You have the ability to back up your Lightroom catalog (the program will remind you). You would back up your actual images as part of your personal backup strategy. The CATALOG is a database that relates the location of the photos as well as the information you’ve added about them like keywords, ratings and photo edits, etc without actually touching the original image. Backing up the catalog regularly ensures that Lightroom can always “find” your images on your hard drive when you want them.

In Classic, you have the ability to create SMART COLLECTIONS. They are “smart” because the collection of photos will change when new photos are added that meet the rules you set while creating it. For example, I have a smart collection that gathers all photos that I designate as 2 star and above of each one of my family members. So when I’m looking for a great photo of my son to scrapbook I can go there first.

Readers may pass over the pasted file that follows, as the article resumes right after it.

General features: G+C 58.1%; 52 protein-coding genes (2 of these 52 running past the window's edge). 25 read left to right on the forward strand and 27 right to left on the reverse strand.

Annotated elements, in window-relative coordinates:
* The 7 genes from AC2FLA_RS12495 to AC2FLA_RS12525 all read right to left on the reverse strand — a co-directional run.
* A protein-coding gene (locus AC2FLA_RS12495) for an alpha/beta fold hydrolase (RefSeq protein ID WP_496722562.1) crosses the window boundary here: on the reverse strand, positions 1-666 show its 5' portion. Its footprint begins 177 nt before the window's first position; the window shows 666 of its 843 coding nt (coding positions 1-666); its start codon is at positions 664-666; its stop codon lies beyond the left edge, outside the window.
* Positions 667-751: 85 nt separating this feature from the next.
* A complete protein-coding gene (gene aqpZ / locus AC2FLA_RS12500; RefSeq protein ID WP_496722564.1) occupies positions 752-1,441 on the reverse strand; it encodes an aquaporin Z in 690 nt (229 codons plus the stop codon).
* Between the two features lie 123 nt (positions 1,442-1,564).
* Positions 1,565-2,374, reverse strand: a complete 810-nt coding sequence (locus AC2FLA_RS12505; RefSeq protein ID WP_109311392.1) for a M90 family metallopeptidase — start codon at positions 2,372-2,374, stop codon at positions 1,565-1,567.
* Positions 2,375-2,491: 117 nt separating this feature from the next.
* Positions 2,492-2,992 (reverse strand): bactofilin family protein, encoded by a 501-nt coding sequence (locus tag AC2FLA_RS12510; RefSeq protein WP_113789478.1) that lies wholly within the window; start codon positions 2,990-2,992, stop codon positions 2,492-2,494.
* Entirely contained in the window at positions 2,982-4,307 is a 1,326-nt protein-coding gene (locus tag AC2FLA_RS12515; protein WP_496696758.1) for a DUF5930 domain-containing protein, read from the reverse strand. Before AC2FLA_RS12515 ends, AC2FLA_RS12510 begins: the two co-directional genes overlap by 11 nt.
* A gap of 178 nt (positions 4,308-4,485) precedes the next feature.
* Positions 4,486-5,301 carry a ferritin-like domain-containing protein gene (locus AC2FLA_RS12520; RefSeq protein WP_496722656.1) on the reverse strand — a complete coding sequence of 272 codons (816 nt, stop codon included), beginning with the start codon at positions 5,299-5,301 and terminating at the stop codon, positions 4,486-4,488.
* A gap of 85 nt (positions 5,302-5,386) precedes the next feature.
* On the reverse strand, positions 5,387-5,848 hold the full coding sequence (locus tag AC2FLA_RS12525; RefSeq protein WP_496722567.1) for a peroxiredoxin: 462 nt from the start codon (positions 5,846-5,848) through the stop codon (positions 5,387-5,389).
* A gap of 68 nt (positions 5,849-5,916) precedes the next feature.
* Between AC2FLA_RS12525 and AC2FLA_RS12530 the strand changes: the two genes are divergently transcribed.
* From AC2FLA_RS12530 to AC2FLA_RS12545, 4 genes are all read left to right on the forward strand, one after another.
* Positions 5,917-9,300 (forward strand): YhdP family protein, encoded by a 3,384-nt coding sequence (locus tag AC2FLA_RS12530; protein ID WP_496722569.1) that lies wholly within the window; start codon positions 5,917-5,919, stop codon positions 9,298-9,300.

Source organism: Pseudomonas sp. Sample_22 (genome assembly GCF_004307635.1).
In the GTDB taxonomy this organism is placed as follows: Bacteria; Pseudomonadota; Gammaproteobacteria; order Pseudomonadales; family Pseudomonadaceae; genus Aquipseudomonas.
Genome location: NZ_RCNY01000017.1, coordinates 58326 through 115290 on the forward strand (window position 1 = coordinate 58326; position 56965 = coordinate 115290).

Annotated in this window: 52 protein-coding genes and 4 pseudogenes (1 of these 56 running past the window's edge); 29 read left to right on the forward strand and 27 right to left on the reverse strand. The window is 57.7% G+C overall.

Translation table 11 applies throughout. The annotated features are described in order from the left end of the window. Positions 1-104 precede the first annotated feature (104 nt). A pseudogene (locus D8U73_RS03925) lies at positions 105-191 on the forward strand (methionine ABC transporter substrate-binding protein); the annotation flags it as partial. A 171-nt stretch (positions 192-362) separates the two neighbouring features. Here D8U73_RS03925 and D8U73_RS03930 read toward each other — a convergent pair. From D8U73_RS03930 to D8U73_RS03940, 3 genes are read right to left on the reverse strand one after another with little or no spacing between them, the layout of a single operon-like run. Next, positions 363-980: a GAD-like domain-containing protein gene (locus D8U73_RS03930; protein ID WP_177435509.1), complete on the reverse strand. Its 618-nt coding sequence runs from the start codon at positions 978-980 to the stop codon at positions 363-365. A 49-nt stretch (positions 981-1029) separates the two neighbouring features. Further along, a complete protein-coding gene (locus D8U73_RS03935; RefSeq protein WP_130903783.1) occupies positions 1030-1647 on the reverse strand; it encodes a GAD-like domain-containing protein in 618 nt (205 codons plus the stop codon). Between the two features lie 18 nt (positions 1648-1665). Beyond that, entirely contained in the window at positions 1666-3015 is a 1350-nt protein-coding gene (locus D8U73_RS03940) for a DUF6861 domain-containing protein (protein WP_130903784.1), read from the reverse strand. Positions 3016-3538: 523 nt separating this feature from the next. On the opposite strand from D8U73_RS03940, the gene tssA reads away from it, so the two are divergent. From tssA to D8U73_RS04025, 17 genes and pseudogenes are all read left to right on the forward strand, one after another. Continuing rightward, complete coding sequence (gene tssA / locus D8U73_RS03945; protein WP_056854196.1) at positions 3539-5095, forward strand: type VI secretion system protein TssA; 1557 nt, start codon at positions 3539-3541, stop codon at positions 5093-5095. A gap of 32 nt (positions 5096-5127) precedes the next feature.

You can synchronize specific collections (not smart collections at this time) between Lightroom Classic, CC and Lightroom mobile so that you can access specific edited photos across multiple devices, but it does share a low res smart preview and not the original image.

Classic has the widest assortment of photo editing tools. The (1) Develop module shows you the standard Lightroom presets along the left. You can also download purchased (2) presets for photo editing and create your own and they will also be included there. On the right hand side, you can tweak exposure, contrast, color, curves, sharpness etc for each image. You also have access to spot removal, a multitude of filter and adjustment brushes to use for editing.

Lightroom CC – This is the new Lightroom option. The Adobe Lightroom subscription is $9.99 per month and includes 1 TB of online storage instead of the 20 GB that comes with Classic. This option does not include Adobe Photoshop. There is also a third option for $19.99 per month which includes all three programs along with the 1 TB of online storage.